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How Much Does Insurance Go Up After An Accident?

November 9, 2023

Accidents happen, but when they do, one of the first worries that you might have is the potential impact on your car insurance premiums, especially as the cost of living rises and belts are squeezed more than ever.

So, what kind of premium hike can you expect if you have an accident? According to data from Compare The Market, the cost of your car insurance premium can rise anywhere from 20% to a whopping 50% after a claim on your insurance following an accident. To put that into perspective, this could mean a regular monthly payment going from £48 to £72 - a pretty steep hike.

That said, a number of factors - such as no-fault claims and the severity of the accident - will ultimately play a determinative role in calculating your new premium. In the following blog, we’re going to take a look at some influences behind premium increases after road accidents, and where (if possible) they can be avoided or mitigated. Let’s dive in!

What Factors Influence Car Insurance Rate Increases?

Severity of the Accident

The severity of an accident plays a pivotal role in how much your premium might rise. Minor incidents, like a slight scrape or dent, can have a less dramatic impact than more significant accidents where injuries occur or where substantial property damage is involved. Insurance companies calculate potential future risks based on past events, so a more severe accident can be seen as an indicator of higher future risk.

Your Driving Record Prior to the Accident

Insurers place significant weight on your driving history when setting premiums: if you had a spotless record before the accident, your rates might not rise as sharply as they would for someone who had previous incidents. On the other hand, drivers with multiple previous claims or convictions are more likely to see a significant hike in their rates after another incident.

No Fault Accidents

Another important point to note is that insurance companies will also usually determine a premium hike based on whether or not you make a no fault insurance claim. A no fault claim means that the accident was not caused by you, and you have enough documentation (photos, videos, witness accounts etc) to support your claim.

Your Insurance Company's Policies

It’s also important to note that each insurance provider has its own method for calculating premium increases after an accident. Some companies might be more lenient with first-time claimants, while others have stricter policies in place; it's always beneficial to understand your insurer's stance on this, which can typically be found in your policy details or by speaking directly to your provider.

Immediate Effects on Premiums

Soon after an accident, especially if you're at fault, you might notice a direct change in your premium costs. However, the true impact often becomes most apparent when it's time to renew your policy. It's also worth noting that even if you decide to switch providers, the new insurer will likely consider the recent accident when offering a quote.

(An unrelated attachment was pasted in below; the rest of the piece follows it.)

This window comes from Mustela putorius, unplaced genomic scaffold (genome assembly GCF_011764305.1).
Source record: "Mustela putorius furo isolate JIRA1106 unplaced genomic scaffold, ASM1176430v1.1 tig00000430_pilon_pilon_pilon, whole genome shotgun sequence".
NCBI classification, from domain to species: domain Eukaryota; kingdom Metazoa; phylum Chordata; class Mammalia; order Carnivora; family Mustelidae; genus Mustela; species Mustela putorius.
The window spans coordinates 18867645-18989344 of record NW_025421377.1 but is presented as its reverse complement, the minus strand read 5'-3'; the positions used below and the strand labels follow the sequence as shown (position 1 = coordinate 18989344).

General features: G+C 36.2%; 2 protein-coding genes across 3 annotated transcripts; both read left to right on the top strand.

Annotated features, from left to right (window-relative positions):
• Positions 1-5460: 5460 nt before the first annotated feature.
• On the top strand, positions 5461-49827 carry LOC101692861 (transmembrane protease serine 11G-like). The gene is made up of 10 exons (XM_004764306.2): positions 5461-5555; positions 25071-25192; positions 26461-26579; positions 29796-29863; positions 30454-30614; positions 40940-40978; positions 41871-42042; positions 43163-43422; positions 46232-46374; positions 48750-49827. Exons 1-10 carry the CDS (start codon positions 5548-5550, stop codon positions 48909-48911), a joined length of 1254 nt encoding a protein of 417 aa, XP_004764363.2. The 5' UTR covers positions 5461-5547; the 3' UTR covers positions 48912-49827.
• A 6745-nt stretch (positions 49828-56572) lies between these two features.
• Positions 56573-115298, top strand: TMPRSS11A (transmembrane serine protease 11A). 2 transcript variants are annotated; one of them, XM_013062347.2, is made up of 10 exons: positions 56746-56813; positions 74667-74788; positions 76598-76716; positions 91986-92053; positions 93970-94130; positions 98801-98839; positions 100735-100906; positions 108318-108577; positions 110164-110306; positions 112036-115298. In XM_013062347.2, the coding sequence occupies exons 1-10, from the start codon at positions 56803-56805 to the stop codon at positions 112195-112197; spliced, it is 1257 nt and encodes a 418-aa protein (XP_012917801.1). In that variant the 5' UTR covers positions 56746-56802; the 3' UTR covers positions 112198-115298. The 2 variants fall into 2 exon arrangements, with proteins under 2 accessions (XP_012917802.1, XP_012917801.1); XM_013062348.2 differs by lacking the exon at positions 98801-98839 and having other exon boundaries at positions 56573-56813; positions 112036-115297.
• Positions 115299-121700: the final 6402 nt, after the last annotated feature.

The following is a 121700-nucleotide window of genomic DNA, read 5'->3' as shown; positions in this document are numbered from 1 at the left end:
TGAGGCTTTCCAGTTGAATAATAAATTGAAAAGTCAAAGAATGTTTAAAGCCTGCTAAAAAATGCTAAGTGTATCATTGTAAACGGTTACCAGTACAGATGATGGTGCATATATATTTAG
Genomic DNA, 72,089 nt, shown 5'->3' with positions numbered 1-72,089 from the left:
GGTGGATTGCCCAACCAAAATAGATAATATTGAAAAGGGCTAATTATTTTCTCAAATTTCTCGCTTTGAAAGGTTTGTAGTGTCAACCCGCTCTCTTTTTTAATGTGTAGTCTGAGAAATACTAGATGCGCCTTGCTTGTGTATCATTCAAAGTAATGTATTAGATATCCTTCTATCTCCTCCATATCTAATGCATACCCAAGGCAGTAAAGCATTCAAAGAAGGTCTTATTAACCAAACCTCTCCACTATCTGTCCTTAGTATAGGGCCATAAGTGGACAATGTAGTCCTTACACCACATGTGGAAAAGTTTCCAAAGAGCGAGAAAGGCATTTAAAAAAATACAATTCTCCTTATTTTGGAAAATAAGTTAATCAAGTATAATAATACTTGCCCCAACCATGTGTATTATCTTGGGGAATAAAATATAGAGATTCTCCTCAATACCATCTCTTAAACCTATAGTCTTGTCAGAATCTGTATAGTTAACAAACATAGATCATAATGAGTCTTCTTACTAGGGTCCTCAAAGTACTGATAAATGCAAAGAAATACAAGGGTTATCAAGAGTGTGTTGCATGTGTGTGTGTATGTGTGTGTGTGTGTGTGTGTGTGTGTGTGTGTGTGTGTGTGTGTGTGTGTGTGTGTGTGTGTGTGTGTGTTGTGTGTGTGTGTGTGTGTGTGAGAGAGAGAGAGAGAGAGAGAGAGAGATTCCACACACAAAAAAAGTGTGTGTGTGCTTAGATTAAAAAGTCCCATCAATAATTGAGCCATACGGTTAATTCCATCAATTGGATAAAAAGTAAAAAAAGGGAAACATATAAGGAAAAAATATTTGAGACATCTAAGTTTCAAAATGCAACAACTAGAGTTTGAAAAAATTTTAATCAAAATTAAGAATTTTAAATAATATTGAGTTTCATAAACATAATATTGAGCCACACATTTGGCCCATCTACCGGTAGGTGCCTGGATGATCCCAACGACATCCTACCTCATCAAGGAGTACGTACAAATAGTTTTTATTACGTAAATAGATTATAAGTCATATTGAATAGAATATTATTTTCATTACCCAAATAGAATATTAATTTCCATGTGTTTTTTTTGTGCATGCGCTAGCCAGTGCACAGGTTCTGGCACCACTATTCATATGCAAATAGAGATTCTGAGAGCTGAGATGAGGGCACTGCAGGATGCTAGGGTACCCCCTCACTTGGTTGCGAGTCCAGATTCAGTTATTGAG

Average Percentage Increase

Although the exact percentage varies based on multiple factors, it’s likely that most UK drivers can expect their insurance premiums to increase by around 10-30% after making a claim for a minor to moderate accident, which is a slightly more reassuring possibility than Compare the Market’s 20%-50% figure. However, this range is merely an average, and individual cases can differ substantially based on the circumstances surrounding the accident and other influencing factors highlighted earlier.

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Accident Forgiveness and Rate Protection

Many insurance companies in the UK have recognised the concerns drivers have about escalating premiums after an accident, and as a response, some providers offer "accident forgiveness" as part of their policies. This often means that your first at-fault accident won't result in an increased premium upon renewal. However, it's essential to read the fine print: some policies might require you to be claim-free for a set number of years before you qualify for accident forgiveness.

Another option available with some insurers is rate protection. For an additional fee, this add-on ensures that your rates won't rise after your first claim; it acts as a safeguard against potential hikes and might be worth considering if you're worried about future premium increases.

Impact on No Claims Bonus

The No Claims Bonus (NCB) is a discount given by insurers to drivers who haven't made a claim over a certain period. It's one of the most substantial discounts available, and its loss can lead to a significant premium increase. After an at-fault accident, you'll likely lose some or all of your NCB, resulting in higher renewal rates.

For drivers involved in a non-fault accident, the NCB might remain unaffected if the insurer can recover all the costs from the responsible party. Still, it's always a good idea to clarify this with your insurance provider.

Minimising Car Insurance Premium Increases: Top Tips

Shop Around

When renewal time comes, don't simply accept the first quote you receive. Use comparison websites or consult with an insurance broker to find the best deal.

Increase Voluntary Excess

If you can afford to pay a higher excess in the event of a claim, this could help reduce your premium. However, ensure it's an amount you're comfortable with.

Drive Safely

It’s simple: the best way to avoid premium hikes is to prevent accidents. Consider advanced driving courses to improve your skills and potentially qualify for additional discounts.

Inquire About Discounts

Whether it's for installing a dashcam, parking in a secured garage, or having an immobiliser, there might be discounts you're unaware of. Always ask your provider about potential reductions.